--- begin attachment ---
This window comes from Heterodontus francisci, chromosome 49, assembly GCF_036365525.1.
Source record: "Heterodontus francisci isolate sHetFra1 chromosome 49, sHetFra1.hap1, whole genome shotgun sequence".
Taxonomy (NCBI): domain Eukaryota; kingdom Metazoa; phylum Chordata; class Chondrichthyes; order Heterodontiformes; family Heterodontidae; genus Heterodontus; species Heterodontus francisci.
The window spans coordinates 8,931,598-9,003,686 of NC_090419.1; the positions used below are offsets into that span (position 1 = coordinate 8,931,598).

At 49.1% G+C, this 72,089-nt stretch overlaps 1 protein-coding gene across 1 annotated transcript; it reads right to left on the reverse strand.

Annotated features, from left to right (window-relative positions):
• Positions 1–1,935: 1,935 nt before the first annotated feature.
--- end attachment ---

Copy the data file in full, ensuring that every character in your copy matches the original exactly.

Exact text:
This window comes from Heterodontus francisci, chromosome 49, assembly GCF_036365525.1.
Source record: "Heterodontus francisci isolate sHetFra1 chromosome 49, sHetFra1.hap1, whole genome shotgun sequence".
Taxonomy (NCBI): domain Eukaryota; kingdom Metazoa; phylum Chordata; class Chondrichthyes; order Heterodontiformes; family Heterodontidae; genus Heterodontus; species Heterodontus francisci.
The window spans coordinates 8,931,598-9,003,686 of NC_090419.1; the positions used below are offsets into that span (position 1 = coordinate 8,931,598).

At 49.1% G+C, this 72,089-nt stretch overlaps 1 protein-coding gene across 1 annotated transcript; it reads right to left on the reverse strand.

Annotated features, from left to right (window-relative positions):
• Positions 1–1,935: 1,935 nt before the first annotated feature.